‘Doing business in New York, the old-fashioned way.’
Two talented Ogilvy friends of mine came up with this great tagline for an investment firm back before investment firms all started to go belly-up. It was: ‘At Smith-Barney, we make money the old-fashioned way. We earn it.’ And let me tell you, we Ad Girls back then had to earn our money too. And I don’t mean just by writing great copy. We had to be smart enough, and deft enough, to deal with all kinds of stuff that (most of) the guys didn’t have to.
Let me give you an example. This was when I was still living in the Midwest and working at what was then the largest ad agency in Kansas City. Now, before you scoff, this was actually a pretty great job. For one thing, I worked on an account that was based in New York. Which meant that I got to go on business trips paid for by Somebody Else, and stay in that classy hotel pictured at the top of this post. It’s the St. Moritz, and it’s still there, right on (sigh) Central Park South. (I’ve heard from Colleagues Still in the Biz that now you’re not only expected to stay at a Motel 6 when on a business trip, but to share a room — sometimes with the client.)
Anyway. I’m on a business trip with about six other people (each of us in our very own hotel rooms), including the Big Boss, who is the President and Founder of the Agency. (The man’s name was on the door, so I’m leaving it out of this story.)
Mr. Smith (not his real name) was staying at an even classier hotel, the St. Regis, pictured below. As a special treat to the Team (as if an all-expenses-paid trip to New York wasn’t treat enough), Big Boss Man was taking us all to La Cote Basque for dinner. Now, let me tell you: La Cote Basque was a virtual Temple of French Cuisine, and a Very Big Deal.
It was also located, at that time, right across the street from the St. Regis. The plan was for us all to meet there, have a drink in Mr. Smith’s suite (of course he had a suite), then walk across the street for our amazing costs-way-more-than-a-car dinner.
So I do my presentation bit in the big meeting with The Client, then spend an afternoon roaming around playing New York Tourist, before repairing to my room to get ready for the Big Night. Where there is a message telling me what time to report to Mr. Smith’s suite.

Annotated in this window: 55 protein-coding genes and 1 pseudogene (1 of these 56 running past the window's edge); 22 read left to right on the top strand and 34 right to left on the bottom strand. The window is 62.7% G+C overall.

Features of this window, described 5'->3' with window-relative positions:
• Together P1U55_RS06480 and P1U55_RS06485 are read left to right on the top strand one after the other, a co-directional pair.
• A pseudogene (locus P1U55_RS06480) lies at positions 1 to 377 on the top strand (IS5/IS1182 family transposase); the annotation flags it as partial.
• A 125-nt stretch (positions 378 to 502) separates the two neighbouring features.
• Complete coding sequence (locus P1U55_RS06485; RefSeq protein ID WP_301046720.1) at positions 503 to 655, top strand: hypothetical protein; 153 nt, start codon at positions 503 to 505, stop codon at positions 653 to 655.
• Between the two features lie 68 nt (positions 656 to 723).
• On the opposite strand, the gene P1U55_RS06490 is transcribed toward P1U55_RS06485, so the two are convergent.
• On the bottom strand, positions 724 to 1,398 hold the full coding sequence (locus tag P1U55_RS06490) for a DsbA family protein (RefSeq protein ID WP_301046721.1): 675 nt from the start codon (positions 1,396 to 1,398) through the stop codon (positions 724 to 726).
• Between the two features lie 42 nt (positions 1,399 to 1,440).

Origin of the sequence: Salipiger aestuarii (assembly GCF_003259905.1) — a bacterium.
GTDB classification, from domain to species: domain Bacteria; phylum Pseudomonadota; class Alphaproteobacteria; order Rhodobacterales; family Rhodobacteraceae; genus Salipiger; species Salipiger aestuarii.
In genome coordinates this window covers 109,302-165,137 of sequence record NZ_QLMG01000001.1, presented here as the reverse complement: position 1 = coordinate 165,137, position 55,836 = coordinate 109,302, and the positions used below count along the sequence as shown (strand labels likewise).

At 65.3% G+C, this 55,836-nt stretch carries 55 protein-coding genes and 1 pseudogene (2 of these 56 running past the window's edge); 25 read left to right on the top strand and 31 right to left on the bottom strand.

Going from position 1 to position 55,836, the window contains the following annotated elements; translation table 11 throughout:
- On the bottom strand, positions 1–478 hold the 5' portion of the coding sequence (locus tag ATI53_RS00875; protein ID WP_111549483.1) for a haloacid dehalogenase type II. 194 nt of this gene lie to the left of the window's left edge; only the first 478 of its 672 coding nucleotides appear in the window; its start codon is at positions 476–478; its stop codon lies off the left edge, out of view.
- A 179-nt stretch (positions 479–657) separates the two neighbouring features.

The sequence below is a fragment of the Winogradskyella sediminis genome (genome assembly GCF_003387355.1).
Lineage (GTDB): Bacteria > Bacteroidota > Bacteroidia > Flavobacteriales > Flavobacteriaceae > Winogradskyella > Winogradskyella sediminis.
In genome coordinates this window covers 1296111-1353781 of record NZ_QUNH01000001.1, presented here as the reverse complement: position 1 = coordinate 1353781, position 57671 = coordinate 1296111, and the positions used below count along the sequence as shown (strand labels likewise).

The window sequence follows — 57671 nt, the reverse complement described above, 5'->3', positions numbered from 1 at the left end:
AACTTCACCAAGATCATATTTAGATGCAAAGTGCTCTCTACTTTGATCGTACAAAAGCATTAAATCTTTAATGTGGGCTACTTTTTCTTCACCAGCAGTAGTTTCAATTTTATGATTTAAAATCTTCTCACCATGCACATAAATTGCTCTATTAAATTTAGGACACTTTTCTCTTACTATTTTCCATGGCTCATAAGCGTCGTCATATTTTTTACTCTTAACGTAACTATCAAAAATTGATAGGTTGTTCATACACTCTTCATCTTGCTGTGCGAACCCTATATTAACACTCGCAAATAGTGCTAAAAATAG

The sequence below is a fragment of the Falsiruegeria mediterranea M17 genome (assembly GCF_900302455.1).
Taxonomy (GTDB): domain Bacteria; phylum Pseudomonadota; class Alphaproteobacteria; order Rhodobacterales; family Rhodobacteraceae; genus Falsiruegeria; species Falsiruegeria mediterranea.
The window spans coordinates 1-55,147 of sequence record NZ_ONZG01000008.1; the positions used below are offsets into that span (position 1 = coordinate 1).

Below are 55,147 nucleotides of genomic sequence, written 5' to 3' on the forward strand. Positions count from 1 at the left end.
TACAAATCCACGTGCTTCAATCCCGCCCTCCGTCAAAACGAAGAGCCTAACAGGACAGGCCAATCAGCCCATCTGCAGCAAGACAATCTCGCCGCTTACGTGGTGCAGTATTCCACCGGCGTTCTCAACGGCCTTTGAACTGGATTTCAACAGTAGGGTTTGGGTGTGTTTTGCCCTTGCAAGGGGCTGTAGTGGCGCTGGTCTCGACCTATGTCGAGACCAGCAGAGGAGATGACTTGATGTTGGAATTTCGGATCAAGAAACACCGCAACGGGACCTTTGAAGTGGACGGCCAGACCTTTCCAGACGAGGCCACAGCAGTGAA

I get all spiffed up, and report as ordered to the St. Regis, where the desk clerk tells me which room, and to go on up. (For another story of me reporting to a man’s hotel and being told to ‘go on up’, see ‘The Jerk and The Dude’.)
There I am, outside the door. I ring the bell. And guess what? Mr. Smith answers the door, and he’s naked. (Well, he is sort of holding a teensy towel in one hand.) At this point in my life I had, in fact, actually seen a Naked Man. But not a Naked Man in his Fifties — a Naked Man in his Fifties who was my Boss.
So what did I do? Well. I quickly shifted my gaze to a point exactly between his eyes and said, ‘Oh, Mr. Smith. I must have gotten the time wrong. I’ll wait downstairs for the others. See you soon!’ And left.
The others eventually came, we went up to the suite for a drink (where Mr. Smith was wearing clothes), and went across the street for a most memorable dinner. (Though not as memorable as the naked prelude, about which nothing was ever said, ever again.)
Oh. Some good did come out of this trip. I fell in love with New York and made it my mission to get there. Which I did. You can read about how in ‘Take a letter, Miss Henry’. It’s a pretty good story, if I do say so myself.
And what’s with The Pussycat Lounge? Well. I did get to New York, but some things weren’t all that different from Kansas City, after all.
We had this client who insisted on being entertained when he came to the City on business. Which isn’t all that unusual. But, instead of insisting on La Cote Basque, or Peter Luger’s Steak House, or Hatsuhana, he wanted to go to a place called the Pussycat Lounge:
Ah, the delights of being an Ad Girl back then. In addition to our regular duties, we had to be diplomats. And courtiers. And sometimes even geishas. It was loads of fun, but sometimes terribly exhausting. But, hey, we survived, made great careers for ourselves, and mostly wouldn’t have had it any other way. At least we got some great stories.
Which reminds me. For more crazy tales from the Ad Biz, just click on that tab in the sidebar called Adland Lore. And have fun today, whatever you do for a living. Just be sure to answer the door with your pants on.
New York City. September 2015